They’re rugged, scenic and starkly beautiful. Some have legendary monsters swimming in them. And they’re everywhere. There are more than 31,000 lochs or lakes in Scotland in a variety of sizes. The lochs provide good fishing for anglers and great opportunities for hikers, not to mention an endless array of photo ops.
10. Loch Trool
Located in Galloway Forest Park, Loch Trool is considered one of the most scenic lochs in southwestern Scotland. It’s said to be the darkest place in the United Kingdom at night. Close by is the highest peak in southern Scotland.
Robert the Bruce fought the English on the shores of the loch in 1307; this battle is commemorated with Bruce’s Stone. The loch is popular with hikers, with a 9-km (5.5-mile) walk around the perimeter. The walk is strenuous, but can be done in about three hours.
9. Loch Morar
Loch Morar, located in the Highlands, is the deepest freshwater lake in the British Isles, reaching depths of more than 300 meters (1,000 feet). One of the shortest rivers, the River Morar, in the British Isles is at the western end. The north shore is home to Swordland Lodge, which was a special ops training school during World War II. The lake also has its own monster, Morag who may be either a mermaid or a grim reaper.
8. Loch Arklet
Loch Arklet is a pretty, small loch located between lochs Katrine and Lomond; though the path is sometimes steep you can walk to Loch Lomond from Loch Arklet. The lake is popular with fishermen. Fishing for brown trout is permitted only from a non-gasoline powered boat since the lake is part of a public water supply. Loch Arklet is a good place to see osprey and wild goats, among other wildlife. The loch is located in the Loch Lomond and Trossachs National Park.
7. Loch Tummel
Loch Tummel is popular with anglers who are after lake trout. But it’s just as popular with visitors who come to enjoy the views, considered the best in Scotland. The best views of the Scottish countryside in Perthshire can be found at Queens View, made famous by Queen Victoria, though the view may have been originally named for Queen Isabel, first wife of Robert the Bruce. The loch is one of Perthshire’s most popular attractions.
6. Loch Shiel
Fans of Harry Potter may recognize Loch Shiel: it’s the fictional Black Lake near Hogwarts. The loch also was featured in The Highlander movies. The starkly, beautiful rugged lake is mountains at one end, bogs at the other, and is steeped in history. There’s a ruined chapel, a battlefield site where the Scots defeated the Norse in 1140, and it’s where Bonnie Prince Charlie was rowed the length of the lake so he could plant his standard at Glenfinnan in 1745.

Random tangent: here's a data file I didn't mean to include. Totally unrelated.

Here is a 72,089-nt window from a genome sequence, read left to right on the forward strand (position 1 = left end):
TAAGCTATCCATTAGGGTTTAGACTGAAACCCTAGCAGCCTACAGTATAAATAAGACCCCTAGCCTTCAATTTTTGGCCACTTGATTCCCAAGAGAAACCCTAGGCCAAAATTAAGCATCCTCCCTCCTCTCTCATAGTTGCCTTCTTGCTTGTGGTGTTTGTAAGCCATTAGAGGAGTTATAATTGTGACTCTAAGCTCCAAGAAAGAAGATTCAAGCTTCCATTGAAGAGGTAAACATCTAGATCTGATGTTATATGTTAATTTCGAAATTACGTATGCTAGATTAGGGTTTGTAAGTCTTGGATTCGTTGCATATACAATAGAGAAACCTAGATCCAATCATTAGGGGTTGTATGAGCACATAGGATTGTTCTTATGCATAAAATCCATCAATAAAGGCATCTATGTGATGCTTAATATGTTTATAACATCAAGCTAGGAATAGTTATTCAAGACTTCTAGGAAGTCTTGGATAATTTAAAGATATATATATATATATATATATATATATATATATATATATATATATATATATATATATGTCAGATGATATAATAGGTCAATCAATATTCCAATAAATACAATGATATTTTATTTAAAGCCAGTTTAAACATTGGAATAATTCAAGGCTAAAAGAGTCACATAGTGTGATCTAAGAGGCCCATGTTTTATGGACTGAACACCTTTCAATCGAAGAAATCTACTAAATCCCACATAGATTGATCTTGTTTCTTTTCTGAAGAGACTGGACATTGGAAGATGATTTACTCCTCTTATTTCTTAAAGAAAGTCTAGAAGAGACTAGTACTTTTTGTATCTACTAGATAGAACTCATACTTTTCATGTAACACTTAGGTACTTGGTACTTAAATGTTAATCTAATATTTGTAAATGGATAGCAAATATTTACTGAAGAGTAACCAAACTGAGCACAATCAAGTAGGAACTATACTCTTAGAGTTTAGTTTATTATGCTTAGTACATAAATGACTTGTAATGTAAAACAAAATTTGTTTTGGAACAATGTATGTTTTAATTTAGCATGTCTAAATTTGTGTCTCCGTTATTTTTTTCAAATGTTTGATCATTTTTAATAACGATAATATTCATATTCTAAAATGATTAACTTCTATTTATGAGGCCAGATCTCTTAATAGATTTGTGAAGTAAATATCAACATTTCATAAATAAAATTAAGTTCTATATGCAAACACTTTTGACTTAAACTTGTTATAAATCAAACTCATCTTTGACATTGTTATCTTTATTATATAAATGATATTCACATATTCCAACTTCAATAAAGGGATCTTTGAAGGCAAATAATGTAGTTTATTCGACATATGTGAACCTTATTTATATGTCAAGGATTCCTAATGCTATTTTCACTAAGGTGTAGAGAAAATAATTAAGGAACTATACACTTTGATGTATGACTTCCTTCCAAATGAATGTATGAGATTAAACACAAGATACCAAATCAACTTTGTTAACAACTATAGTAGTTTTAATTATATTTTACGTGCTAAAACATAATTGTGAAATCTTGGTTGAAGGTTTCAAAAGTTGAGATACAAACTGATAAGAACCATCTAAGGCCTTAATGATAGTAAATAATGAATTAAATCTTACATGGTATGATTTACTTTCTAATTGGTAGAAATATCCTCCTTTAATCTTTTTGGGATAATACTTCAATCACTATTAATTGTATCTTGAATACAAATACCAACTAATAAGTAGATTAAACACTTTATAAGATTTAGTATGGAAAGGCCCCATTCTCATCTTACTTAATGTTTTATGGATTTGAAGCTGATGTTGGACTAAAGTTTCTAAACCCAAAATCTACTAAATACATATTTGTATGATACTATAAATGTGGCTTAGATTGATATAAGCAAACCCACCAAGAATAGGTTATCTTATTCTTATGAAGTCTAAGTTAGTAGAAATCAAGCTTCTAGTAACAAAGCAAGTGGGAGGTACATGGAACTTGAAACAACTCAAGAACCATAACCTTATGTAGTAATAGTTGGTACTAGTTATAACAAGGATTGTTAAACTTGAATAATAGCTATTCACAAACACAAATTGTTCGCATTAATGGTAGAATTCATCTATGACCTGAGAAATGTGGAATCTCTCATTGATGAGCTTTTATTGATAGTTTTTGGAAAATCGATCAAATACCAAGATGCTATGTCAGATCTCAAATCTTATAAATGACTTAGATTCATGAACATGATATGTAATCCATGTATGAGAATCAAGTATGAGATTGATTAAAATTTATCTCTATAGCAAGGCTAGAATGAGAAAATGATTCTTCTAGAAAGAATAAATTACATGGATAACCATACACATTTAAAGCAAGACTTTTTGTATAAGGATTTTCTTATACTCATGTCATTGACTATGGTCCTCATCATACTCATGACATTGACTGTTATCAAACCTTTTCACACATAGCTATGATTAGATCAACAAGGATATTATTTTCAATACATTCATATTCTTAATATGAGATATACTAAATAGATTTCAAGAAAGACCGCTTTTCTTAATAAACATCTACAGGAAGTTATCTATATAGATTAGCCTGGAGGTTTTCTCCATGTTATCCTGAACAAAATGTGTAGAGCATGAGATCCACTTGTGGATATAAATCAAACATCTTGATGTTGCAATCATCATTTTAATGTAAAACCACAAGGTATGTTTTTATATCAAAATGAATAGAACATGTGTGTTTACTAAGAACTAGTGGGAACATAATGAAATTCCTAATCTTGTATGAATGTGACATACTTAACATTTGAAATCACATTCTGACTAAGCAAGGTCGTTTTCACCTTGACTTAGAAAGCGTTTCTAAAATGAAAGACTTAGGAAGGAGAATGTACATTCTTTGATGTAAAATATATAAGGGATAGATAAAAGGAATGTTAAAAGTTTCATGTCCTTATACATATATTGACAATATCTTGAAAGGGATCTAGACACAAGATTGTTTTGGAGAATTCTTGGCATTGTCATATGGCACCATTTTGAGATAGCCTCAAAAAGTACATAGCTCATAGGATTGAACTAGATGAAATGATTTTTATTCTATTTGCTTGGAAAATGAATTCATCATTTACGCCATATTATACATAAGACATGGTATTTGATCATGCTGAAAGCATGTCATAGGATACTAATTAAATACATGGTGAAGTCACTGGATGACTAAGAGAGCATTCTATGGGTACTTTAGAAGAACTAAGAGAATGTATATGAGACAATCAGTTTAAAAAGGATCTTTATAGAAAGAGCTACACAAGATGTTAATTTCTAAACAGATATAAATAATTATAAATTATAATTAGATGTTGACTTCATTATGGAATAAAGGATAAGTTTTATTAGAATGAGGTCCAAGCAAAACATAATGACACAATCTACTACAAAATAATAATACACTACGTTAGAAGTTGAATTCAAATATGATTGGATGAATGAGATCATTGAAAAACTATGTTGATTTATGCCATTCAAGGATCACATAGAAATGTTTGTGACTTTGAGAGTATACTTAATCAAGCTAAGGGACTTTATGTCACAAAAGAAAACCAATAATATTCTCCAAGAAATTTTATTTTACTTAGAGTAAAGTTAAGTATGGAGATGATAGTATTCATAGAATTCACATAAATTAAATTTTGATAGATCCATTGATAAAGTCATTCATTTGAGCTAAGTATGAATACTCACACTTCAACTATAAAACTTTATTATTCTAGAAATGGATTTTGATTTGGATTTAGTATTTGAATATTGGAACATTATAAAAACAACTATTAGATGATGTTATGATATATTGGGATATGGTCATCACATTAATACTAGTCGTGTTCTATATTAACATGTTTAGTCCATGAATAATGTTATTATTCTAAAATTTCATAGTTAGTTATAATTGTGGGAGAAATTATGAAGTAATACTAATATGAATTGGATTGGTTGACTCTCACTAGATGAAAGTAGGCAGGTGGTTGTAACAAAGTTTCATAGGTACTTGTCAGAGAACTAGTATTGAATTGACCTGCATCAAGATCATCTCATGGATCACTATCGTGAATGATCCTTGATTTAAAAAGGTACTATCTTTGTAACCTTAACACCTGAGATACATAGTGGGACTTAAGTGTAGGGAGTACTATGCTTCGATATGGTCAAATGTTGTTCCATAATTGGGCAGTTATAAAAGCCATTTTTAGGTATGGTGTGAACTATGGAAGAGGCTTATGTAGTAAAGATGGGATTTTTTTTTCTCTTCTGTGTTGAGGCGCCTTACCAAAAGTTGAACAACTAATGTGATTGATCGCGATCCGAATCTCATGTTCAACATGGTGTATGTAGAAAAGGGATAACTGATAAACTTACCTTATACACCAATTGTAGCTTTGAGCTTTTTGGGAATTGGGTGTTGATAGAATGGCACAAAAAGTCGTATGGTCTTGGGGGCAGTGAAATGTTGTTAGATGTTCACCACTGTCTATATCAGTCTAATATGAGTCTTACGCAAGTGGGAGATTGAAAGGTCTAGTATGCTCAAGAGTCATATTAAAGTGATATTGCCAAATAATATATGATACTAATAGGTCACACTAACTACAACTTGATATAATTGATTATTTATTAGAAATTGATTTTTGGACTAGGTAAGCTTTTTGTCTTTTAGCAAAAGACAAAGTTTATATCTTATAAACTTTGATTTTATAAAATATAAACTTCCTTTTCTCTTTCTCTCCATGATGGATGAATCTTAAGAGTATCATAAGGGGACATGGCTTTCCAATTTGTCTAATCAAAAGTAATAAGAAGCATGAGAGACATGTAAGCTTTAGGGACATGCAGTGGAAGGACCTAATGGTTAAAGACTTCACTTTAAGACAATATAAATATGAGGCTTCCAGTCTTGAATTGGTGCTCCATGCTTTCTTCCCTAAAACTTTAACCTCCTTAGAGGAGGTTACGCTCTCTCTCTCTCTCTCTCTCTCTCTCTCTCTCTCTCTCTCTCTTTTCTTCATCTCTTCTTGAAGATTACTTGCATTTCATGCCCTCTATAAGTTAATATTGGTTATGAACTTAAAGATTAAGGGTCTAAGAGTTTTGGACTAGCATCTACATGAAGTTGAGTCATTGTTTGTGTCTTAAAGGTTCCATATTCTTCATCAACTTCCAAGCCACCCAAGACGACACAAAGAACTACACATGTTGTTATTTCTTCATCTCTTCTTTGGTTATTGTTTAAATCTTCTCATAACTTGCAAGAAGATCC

5. Loch Lomond
The bonnie banks of Loch Lomond are famous for being the place where true lovers parted, never to meet again, at least according to the traditional Scottish folk song. Straddling the boundary between the Highlands and Lowlands, the 39-km (24-mile) long lake is the longest inland stretch of surface water in Britain and it home to the largest island, Inchmurrin, in the British Isles. Loch Lomond is one of Scotland’s most popular lakes with water sports enthusiasts.
4. Loch Katrine
Fans of Sir Walter Scott’s novels may enjoy a visit to Loch Katrine since it is the setting for The Lady of the Lake. The loch’s name is derived from a Gaelic word meaning cattle thief. Chief among them was Rob Roy MacGregor who was born at the end of the 18-km (11-mile) lake in the Highlands. The Stirling district’s Loch Katrine is a popular tourist destination, especially for day-trippin’ Glasgow residents who get their water supply from it.
3. Loch Maree
Loch Maree, which is punctuated with five large and 60 small islands, is considered one of the most beautiful lakes in Scotland. Located in the northern Highlands, the lake also has its own legendary monster, the muc-shelich, which may be only a large eel. The Isle Maree has a chapel, graveyard, remains of a 7th century monastery, and stands of oak and holly that have been linked to the Druids. Soaking in the lake was one believed to be a cure for mental illness.
2. Loch Awe
Famous for its trout fishing, Lake Awe is the third largest freshwater lake in Scotland. It is also the longest. The lake has several islands in it; some have remains of ancient castles on them. This includes Kilchum Castle, which is the most photographed castle in Scotland. Nearby is the village named for it, Lochawe. The Argyll district lake is the first one in the Three Lakes Challenge for relay swimmers; the other lakes are in England and Wales.
1. Loch Ness
If you’re lucky, you just might catch a glimpse of Nessie, the legendary monster said to inhabit Loch Ness. If you’re not, perhaps because of poor water visibility due to high peat content, you can always hear about sightings from Inverness residents.
Loch Ness is the second deepest lake in Scotland, giving Nessie lots of places to hide. For sure, though, you can see Urquhart Castle on the western shore and lighthouses at Lochend and Fort Augustus.